Transport Committee Pulls no Punches

03 August 2005

No one escapes a lashing from the all-party group of senior MPs who effectively called for the renationalisation of the 20,000 miles of track by integrating the system and replacing it with a new version of British Rail.


ASLEF General Secretary, Shaun Brady said, “The report vindicates this union’s call to reintegrate the system, we fully support the committee’s comments that uncertainty and fragmentation has created a climate where valuable energy has been diverted to intra-industry squabbling and buck-passing”.


“It is time to be honest, we cannot remain in this present position. The industry needs to change and the Government has an opportunity in the forthcoming Rail Review to address these issues”.


“I will make one criticism of the report, that is, no mention was made on who placed us into this situation?


“This has allowed the Shadow Transport Secretary, Theresa May, to claim that the Select Committee had "slammed the door" on the government"s attempts to blame the previous Conservative administration for the railways" problems”.


I totally reject Ms May’s comments, it is the previous Conservative Government who must carry the burden of responsibility. This report is a documented legacy of that party’s incompetence” said Shaun Brady.


The influential Transport Committee said; “The system is out of control” with poor service from the train operators and the Health and Safety Executive"s rail inspectors and representation provided for travellers by the Rail Passengers" Council is "frankly disappointing".


The industry is becoming more fragmented, costs are increasing, performance remains "in the doldrums" and the SRA appears "utterly incapable of managing significant improvements", the report says.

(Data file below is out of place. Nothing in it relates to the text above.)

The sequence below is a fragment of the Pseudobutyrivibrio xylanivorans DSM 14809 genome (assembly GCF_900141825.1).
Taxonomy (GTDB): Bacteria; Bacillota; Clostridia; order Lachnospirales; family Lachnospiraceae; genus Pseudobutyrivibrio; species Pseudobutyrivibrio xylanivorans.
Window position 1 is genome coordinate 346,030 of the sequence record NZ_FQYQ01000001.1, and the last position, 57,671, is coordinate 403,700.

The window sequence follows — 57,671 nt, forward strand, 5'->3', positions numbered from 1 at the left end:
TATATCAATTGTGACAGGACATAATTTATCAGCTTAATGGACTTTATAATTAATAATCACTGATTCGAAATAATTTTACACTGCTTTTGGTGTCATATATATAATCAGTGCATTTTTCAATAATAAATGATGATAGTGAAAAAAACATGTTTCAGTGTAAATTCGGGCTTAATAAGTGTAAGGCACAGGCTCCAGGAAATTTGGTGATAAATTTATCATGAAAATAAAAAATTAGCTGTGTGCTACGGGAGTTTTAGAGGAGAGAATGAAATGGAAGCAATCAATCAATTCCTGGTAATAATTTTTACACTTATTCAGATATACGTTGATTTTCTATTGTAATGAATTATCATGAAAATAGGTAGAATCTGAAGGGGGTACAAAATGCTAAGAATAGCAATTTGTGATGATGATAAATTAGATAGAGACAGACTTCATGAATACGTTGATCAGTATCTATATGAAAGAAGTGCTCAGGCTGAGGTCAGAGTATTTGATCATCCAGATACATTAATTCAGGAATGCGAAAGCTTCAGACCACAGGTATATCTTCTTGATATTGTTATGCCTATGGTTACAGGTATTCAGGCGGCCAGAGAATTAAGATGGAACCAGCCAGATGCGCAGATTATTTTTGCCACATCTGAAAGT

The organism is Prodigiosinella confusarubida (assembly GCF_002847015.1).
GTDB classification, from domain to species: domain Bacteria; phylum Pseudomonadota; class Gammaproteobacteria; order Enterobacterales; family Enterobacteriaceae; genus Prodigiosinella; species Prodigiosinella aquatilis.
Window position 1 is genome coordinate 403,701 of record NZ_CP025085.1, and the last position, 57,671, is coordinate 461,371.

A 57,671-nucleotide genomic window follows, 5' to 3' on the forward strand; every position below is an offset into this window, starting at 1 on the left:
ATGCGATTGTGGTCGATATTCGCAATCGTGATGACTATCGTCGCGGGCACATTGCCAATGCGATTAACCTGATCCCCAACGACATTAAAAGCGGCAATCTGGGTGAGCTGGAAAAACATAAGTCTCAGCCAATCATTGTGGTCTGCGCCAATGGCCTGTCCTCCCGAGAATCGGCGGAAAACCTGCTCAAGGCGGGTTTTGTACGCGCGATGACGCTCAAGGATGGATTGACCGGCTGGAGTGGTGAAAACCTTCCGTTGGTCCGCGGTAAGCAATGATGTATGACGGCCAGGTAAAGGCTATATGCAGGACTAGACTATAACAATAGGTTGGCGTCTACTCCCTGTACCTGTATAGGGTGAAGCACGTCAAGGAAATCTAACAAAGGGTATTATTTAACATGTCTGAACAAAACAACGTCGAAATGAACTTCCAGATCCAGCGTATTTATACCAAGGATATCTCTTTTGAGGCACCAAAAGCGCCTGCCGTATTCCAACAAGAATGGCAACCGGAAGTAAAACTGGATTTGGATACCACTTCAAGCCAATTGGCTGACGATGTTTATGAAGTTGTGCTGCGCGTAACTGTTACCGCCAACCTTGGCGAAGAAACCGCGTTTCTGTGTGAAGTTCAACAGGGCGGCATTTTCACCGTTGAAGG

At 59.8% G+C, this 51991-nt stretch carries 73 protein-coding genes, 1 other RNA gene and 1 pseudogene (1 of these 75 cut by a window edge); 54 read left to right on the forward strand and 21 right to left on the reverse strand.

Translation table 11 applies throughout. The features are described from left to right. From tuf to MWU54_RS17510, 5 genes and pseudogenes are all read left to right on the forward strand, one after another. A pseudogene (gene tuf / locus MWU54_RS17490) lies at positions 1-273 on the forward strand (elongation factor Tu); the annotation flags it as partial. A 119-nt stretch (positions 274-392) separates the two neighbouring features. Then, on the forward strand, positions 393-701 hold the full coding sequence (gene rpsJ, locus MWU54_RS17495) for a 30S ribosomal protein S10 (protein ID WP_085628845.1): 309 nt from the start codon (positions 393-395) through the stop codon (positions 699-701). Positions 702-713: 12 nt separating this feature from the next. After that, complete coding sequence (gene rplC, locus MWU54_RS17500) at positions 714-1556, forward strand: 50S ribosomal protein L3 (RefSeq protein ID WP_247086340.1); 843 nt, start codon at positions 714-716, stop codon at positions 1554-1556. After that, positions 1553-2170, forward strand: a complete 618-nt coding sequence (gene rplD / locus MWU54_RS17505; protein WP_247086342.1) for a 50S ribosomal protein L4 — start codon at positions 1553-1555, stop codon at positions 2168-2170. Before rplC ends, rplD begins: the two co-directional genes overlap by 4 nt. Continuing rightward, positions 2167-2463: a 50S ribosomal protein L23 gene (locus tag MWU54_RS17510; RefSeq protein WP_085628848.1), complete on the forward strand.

Rail Regulator, Tom Winsor, took heavy criticism from the report, which said he had, "failed in his core function of effectively regulating the stewardship of the national network". The MPs accused him for being a "high-handed rail czar", saying he had over-reached his powers in telling the government to provide an extra £7bn for the railways.


Richard Bowker"s Strategic Rail Authority (SRA) is branded "utterly impotent", the Government is accused of "timidity" and Network Rail"s performance is described as "scandalous".



The document argues that the record of British Rail in the 1980s demonstrated that public subsidies could be reduced, financial targets met, investment increased and service quality improved.


The document says neither the Government nor the SRA has any practical control over "enormous sums" of public money directed to the railways. Under the stewardship of the SRA, the "vast majority" of private train operators have been unable to produce the improvement in efficiency confidently anticipated at the time of privatisation in the mid-1990s.


The network is being run by a "patchwork" of companies which operate in a variety of ways with a variety of incentives and most of whom bear little risk, the report says.


The committee recommended that the new and all-powerful organisation would combine the functions of the SRA, which awards train franchises and attempts to deliver government policy, with those of Network Rail, responsible for maintaining and renewing the infrastructure. There would still remain the provision for privately run train services.

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